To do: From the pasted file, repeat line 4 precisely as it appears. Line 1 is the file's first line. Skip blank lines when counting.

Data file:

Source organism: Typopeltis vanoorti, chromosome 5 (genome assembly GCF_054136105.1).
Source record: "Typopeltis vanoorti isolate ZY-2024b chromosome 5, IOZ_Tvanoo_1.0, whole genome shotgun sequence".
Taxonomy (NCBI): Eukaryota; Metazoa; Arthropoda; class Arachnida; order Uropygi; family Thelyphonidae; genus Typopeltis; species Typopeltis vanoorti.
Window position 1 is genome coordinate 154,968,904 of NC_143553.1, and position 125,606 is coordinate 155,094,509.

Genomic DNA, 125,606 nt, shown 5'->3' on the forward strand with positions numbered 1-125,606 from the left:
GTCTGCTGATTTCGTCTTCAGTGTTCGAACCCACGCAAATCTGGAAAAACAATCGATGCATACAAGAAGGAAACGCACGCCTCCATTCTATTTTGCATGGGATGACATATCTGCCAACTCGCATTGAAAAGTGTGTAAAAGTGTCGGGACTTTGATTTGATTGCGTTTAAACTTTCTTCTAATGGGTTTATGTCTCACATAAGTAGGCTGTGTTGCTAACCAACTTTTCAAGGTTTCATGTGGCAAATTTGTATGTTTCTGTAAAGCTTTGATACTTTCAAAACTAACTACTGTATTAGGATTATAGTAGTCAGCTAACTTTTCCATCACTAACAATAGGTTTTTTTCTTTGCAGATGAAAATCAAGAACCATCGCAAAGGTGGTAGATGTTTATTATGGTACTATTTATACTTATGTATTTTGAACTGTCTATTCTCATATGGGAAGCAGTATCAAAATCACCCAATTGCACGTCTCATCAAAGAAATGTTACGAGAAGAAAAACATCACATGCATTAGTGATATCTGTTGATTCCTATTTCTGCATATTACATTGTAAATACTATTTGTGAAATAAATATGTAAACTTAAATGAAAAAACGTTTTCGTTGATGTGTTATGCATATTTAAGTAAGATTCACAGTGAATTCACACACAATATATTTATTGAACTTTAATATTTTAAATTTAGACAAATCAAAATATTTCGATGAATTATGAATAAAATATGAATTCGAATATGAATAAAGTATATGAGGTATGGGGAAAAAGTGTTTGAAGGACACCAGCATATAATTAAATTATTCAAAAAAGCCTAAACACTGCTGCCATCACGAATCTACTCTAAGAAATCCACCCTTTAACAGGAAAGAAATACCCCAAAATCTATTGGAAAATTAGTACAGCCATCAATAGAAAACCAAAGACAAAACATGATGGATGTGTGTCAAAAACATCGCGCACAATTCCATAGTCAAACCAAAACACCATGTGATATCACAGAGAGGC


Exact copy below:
Window position 1 is genome coordinate 154,968,904 of NC_143553.1, and position 125,606 is coordinate 155,094,509.